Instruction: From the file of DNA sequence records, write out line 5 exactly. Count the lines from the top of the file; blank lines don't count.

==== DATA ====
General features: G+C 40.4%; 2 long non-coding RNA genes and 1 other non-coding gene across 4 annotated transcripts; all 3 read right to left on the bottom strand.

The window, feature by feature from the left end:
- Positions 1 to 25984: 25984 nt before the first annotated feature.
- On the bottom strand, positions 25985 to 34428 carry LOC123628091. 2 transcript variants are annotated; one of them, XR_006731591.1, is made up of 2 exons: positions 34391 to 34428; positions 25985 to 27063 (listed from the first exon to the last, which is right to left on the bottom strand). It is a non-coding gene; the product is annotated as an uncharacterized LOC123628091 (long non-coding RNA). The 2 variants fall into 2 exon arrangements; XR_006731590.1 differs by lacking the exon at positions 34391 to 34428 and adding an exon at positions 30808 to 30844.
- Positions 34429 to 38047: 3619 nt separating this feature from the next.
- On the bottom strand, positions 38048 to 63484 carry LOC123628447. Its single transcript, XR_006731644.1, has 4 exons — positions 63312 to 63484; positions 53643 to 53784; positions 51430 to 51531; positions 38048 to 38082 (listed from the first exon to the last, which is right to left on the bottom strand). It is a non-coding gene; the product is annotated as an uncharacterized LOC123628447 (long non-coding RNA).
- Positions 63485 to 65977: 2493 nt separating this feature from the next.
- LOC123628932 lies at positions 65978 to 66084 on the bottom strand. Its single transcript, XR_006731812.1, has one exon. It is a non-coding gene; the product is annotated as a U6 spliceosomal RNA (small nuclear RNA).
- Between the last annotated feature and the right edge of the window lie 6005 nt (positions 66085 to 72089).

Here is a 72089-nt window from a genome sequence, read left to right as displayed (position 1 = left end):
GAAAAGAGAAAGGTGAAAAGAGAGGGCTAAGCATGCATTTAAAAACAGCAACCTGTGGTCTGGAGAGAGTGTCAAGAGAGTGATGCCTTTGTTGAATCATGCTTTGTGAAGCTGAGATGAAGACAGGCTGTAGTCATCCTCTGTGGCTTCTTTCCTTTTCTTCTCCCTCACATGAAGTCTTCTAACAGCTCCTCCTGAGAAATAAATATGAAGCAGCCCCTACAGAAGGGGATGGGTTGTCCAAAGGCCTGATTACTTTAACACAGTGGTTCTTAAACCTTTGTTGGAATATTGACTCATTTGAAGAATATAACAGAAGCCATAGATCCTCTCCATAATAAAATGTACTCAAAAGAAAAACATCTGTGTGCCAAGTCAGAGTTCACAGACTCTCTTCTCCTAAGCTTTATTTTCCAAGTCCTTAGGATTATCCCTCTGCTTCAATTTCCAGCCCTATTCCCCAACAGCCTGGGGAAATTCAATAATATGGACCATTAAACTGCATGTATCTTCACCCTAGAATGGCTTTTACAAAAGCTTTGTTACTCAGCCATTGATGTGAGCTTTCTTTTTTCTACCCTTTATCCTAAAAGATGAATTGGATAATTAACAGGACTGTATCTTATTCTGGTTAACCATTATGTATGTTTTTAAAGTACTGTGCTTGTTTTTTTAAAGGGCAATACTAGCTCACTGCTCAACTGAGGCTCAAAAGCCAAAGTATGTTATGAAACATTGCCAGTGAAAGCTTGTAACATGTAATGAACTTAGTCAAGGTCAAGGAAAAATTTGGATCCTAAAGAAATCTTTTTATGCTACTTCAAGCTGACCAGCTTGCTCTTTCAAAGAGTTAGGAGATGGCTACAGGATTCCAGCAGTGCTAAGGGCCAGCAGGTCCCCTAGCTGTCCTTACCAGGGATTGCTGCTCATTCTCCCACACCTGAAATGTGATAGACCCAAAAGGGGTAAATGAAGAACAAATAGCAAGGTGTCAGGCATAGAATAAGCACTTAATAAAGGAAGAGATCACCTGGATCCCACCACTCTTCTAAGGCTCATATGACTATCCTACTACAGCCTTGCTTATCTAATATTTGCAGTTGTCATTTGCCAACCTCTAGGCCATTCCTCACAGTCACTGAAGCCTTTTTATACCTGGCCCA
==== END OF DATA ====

- Positions 34429 to 38047: 3619 nt separating this feature from the next.